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SQL Server Monitoring Scripts with the DMVs


By:   |   Last Updated: 2009-10-19   |   Comments (7)   |   Related Tips: More > Dynamic Management Views and Functions

Problem
As a SQL Server DBA, dedicated to monitoring and administering many busy OLTP production environments, I always find myself trying to answer questions like: What was SQL Server doing last night when the end users were experiencing slow application response times?  Was the issue from SQL Server? Or was it a network or a application issue?  The answers to such questions are never easy to identify. If I only knew what SQL Server was doing at that specific point in time.  If I knew what SQL Server was doing at that point in time, it may help me understand if the issues was a SQL Server performance issue or not . So how can I figure this out?  If you do not have a third party monitoring tool in place, the only way is to constantly monitor SQL Server.  To do this without being overly intrusive, we need to rely on the SQL Server DMVs.

Solution
This tip briefly describes how to successfully combine the usage of two SQL Server DMV's (sys.dm_exec_requests and sys.dm_exec_sessions) to create a rudimentary, non intrusive and very efficient tool to monitor requests that are being executed against a SQL Server 2005 or SQL Server 2008 instance.  The only two DMV's that I will need to create my T-SQL based monitor script are sys.dm_exec_requests and sys.dm_exec_sessions.  It is not my intention to explain the details of those two DMV's, I will only combine them to show what good information comes from them.

The following script comes in handy because it captures the code the SQL Server engine is processing at any point in time.  Here is that query:

SELECT T.[text], P.[query_plan], S.[program_name], S.[host_name],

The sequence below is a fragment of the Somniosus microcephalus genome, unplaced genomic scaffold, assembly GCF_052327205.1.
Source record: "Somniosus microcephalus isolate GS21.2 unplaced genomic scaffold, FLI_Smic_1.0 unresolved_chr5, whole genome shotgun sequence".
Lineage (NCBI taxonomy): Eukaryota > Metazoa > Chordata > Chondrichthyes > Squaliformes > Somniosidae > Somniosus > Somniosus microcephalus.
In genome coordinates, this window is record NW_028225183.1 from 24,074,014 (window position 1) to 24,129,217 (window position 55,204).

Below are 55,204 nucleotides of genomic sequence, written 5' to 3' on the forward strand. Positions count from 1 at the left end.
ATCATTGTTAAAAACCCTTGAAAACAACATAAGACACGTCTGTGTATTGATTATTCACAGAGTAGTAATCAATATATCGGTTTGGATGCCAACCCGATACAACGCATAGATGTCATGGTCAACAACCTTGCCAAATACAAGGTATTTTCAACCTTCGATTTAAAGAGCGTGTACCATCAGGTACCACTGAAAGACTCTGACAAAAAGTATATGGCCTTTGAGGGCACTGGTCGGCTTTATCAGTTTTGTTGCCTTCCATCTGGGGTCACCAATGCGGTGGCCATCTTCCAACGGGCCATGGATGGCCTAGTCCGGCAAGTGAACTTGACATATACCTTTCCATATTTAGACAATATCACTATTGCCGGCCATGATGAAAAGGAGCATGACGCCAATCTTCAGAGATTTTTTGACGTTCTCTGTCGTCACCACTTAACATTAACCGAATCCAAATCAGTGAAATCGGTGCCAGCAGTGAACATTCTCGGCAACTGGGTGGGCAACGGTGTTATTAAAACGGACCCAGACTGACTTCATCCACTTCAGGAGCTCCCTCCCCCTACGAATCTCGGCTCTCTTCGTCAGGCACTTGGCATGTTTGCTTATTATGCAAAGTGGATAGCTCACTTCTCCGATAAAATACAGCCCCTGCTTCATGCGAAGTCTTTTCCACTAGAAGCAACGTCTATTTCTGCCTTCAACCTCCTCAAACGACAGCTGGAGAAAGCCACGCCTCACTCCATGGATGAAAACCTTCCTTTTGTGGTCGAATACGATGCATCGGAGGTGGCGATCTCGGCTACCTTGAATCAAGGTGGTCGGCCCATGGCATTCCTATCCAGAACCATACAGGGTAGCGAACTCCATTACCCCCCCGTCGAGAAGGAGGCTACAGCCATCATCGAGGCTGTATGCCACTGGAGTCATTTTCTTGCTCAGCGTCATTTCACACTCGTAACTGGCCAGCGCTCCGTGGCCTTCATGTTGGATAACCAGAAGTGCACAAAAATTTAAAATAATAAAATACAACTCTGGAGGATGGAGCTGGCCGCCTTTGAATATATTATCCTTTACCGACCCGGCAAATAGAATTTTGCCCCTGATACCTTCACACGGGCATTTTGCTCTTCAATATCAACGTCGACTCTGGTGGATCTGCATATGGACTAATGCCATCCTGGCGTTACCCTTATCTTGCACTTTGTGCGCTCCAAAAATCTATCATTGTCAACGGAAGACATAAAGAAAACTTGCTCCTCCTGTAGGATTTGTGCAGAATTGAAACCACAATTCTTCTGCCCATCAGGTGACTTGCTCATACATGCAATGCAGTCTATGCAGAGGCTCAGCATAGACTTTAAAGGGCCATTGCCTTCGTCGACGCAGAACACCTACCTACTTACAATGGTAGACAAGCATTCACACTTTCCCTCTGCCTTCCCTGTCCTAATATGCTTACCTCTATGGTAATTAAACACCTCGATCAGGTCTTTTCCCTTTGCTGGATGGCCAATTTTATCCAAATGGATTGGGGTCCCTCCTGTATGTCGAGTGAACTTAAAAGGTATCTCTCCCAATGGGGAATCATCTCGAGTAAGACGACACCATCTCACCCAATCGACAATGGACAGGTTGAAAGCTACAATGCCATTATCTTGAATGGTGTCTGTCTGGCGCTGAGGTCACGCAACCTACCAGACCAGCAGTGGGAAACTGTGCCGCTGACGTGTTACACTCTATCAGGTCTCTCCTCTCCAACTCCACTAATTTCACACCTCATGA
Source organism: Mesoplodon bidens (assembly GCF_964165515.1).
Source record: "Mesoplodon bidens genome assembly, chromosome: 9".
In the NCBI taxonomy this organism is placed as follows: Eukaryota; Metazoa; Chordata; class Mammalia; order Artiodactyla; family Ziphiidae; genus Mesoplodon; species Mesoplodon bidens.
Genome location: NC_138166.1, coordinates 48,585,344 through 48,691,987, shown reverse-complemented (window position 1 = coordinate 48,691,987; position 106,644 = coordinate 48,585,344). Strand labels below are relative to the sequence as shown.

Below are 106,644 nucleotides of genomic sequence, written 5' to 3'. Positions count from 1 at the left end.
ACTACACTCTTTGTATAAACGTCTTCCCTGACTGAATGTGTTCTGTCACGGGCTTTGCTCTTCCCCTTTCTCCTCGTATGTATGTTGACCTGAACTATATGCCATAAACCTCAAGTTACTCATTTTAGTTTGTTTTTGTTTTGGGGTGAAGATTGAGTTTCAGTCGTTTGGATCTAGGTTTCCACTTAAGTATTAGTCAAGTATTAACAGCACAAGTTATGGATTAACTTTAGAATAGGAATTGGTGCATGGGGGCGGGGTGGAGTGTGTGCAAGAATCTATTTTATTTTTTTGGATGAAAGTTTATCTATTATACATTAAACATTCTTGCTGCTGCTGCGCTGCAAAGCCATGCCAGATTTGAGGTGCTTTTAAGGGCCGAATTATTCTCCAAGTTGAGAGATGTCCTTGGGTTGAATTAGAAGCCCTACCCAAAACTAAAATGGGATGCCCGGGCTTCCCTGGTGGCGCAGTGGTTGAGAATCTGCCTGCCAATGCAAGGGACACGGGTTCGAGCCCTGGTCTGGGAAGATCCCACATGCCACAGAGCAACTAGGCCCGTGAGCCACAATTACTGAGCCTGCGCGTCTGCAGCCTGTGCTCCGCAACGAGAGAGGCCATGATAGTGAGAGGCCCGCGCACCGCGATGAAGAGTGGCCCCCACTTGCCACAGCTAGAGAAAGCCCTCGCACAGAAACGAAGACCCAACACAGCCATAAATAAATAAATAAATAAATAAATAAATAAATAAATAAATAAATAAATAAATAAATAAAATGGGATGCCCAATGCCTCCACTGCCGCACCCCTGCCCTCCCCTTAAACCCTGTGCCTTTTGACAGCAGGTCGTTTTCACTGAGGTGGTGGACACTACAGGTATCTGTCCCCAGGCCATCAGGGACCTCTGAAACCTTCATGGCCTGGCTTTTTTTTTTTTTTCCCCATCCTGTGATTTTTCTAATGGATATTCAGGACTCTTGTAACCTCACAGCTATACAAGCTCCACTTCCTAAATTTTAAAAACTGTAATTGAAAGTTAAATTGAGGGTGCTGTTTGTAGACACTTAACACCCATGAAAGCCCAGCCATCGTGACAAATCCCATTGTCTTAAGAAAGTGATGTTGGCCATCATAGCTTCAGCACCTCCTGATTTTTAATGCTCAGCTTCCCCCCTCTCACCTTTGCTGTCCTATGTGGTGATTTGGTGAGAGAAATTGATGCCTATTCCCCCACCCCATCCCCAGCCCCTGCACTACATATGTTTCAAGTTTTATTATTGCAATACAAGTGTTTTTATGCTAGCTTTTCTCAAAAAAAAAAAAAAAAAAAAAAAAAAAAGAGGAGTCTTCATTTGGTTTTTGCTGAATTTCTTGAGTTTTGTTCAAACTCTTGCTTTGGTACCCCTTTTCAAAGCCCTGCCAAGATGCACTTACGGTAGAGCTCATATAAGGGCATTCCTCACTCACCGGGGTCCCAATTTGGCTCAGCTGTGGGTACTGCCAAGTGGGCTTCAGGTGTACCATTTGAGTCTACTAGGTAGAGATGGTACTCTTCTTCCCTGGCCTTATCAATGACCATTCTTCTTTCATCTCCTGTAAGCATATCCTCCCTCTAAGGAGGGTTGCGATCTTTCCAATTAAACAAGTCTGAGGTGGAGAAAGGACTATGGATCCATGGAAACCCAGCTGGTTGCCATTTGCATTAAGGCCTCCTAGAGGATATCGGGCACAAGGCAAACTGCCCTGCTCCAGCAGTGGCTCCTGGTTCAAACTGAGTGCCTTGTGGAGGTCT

S
.[client_interface_name], S.[login_name], R
.*
FROM
sys.dm_exec_requests R
INNER JOIN sys.dm_exec_sessions S
ON S.session_id = R.session_id
CROSS APPLY sys.dm_exec_sql_text(sql_handle) AS T
CROSS APPLY sys.dm_exec_query_plan(plan_handle) As P
GO

In order to create our simple monitoring tool, let's create the following monitoring table.  Here is the script:

CREATE TABLE [dbo].[MyMonitorTable](
[text] [nvarchar]
(max) NULL,
[query_plan] [xml] NULL,
[host_name] [nvarchar](128) NULL,
[program_name] [nvarchar](128) NULL,
[client_interface_name] [nvarchar](32) NULL,
[login_name] [nvarchar](128) NOT NULL,
[session_id] [smallint] NOT NULL,
[request_id] [int] NOT NULL,
[start_time] [datetime] NOT NULL,
[status] [nvarchar](30) NOT NULL,
[command] [nvarchar](16) NOT NULL,
[sql_handle] [varbinary](64) NULL,
[statement_start_offset] [int] NULL,
[statement_end_offset] [int] NULL,
[plan_handle] [varbinary](64) NULL,
[database_id] [smallint] NOT NULL,
[user_id] [int] NOT NULL,
[connection_id] [uniqueidentifier] NULL,
[blocking_session_id] [smallint] NULL,
[wait_type] [nvarchar](60) NULL,
[wait_time] [int] NOT NULL,
[last_wait_type] [nvarchar](60) NOT NULL,
[wait_resource] [nvarchar](256) NOT NULL,
[open_transaction_count] [int] NOT NULL,
[open_resultset_count] [int] NOT NULL,
[transaction_id] [bigint] NOT NULL,
[context_info] [varbinary](128) NULL,
[percent_complete] [real] NOT NULL,